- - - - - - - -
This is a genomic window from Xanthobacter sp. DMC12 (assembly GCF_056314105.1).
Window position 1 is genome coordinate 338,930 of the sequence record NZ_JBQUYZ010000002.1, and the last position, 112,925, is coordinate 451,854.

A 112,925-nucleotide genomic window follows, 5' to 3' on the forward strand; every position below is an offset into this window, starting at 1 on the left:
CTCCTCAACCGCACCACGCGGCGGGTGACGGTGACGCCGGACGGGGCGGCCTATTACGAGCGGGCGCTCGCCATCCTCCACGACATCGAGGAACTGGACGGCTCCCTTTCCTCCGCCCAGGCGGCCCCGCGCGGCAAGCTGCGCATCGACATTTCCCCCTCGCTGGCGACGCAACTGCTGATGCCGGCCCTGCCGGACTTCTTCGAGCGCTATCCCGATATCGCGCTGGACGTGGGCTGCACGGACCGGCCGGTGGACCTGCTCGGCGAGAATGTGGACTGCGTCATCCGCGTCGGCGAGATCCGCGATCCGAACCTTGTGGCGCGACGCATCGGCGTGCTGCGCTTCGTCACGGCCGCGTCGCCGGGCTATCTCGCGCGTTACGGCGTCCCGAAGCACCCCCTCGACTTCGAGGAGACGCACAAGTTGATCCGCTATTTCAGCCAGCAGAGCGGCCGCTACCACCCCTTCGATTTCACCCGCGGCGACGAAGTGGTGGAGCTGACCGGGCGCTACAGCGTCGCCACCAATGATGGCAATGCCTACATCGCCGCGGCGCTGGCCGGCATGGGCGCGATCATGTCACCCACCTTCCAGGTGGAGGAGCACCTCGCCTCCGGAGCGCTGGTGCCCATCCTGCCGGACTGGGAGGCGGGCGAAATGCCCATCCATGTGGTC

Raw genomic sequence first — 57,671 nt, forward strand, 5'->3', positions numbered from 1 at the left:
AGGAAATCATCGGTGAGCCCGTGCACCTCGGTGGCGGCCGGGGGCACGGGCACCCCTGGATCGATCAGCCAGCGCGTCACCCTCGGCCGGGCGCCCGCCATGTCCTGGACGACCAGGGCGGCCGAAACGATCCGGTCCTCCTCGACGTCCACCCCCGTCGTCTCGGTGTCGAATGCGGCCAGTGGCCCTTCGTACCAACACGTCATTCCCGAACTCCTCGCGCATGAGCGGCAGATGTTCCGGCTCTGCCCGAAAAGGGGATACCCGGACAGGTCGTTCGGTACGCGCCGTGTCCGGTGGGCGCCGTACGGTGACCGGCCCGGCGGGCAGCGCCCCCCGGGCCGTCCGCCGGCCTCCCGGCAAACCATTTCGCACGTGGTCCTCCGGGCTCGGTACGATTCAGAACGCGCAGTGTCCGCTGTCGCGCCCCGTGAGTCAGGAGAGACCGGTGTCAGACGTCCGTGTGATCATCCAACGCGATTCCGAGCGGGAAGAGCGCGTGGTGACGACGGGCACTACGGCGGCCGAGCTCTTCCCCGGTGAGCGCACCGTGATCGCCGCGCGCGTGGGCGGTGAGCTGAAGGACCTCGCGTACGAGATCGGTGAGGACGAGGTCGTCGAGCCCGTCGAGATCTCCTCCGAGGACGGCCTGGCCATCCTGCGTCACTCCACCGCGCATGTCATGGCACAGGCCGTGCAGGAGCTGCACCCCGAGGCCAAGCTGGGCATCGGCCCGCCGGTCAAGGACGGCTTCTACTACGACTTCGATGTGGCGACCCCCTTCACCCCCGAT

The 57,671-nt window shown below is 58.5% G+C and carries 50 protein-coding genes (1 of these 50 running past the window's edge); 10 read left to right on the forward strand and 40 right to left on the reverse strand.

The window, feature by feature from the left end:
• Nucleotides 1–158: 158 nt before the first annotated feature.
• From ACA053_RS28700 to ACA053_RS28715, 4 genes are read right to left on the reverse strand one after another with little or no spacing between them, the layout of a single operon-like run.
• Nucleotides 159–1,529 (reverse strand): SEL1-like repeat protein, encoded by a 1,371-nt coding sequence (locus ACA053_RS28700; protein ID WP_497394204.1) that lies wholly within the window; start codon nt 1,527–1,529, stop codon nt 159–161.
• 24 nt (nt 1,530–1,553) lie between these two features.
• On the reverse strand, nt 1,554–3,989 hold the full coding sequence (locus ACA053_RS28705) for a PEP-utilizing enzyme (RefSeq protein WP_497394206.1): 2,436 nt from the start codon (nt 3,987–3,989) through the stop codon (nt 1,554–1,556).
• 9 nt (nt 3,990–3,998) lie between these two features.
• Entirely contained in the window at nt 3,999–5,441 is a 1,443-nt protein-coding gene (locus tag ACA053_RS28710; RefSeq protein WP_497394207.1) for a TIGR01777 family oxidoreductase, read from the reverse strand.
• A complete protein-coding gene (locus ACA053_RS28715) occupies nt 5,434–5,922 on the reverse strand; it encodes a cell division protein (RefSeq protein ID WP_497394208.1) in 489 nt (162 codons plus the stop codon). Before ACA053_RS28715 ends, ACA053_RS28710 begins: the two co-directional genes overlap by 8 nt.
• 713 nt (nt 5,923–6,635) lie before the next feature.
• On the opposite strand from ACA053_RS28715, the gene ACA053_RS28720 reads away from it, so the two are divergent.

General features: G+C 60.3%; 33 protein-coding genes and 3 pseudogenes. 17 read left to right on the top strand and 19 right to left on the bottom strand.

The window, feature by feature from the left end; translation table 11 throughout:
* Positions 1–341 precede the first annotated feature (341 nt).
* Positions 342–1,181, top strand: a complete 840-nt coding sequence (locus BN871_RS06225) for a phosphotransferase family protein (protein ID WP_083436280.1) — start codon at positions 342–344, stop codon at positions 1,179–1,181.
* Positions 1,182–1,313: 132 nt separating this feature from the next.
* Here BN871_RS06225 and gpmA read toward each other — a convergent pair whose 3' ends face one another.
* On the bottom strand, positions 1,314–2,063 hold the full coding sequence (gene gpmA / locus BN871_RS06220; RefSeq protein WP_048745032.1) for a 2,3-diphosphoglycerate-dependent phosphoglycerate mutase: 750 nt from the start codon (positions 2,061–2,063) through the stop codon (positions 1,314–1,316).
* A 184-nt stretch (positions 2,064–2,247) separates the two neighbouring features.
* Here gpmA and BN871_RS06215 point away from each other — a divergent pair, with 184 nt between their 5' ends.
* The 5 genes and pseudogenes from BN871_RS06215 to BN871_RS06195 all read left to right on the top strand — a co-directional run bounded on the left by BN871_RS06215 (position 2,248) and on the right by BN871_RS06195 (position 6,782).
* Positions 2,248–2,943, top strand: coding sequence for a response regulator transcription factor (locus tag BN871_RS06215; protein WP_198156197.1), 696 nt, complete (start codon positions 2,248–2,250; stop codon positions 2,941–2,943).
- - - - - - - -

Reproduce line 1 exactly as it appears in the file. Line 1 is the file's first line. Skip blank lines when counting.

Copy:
This is a genomic window from Xanthobacter sp. DMC12 (assembly GCF_056314105.1).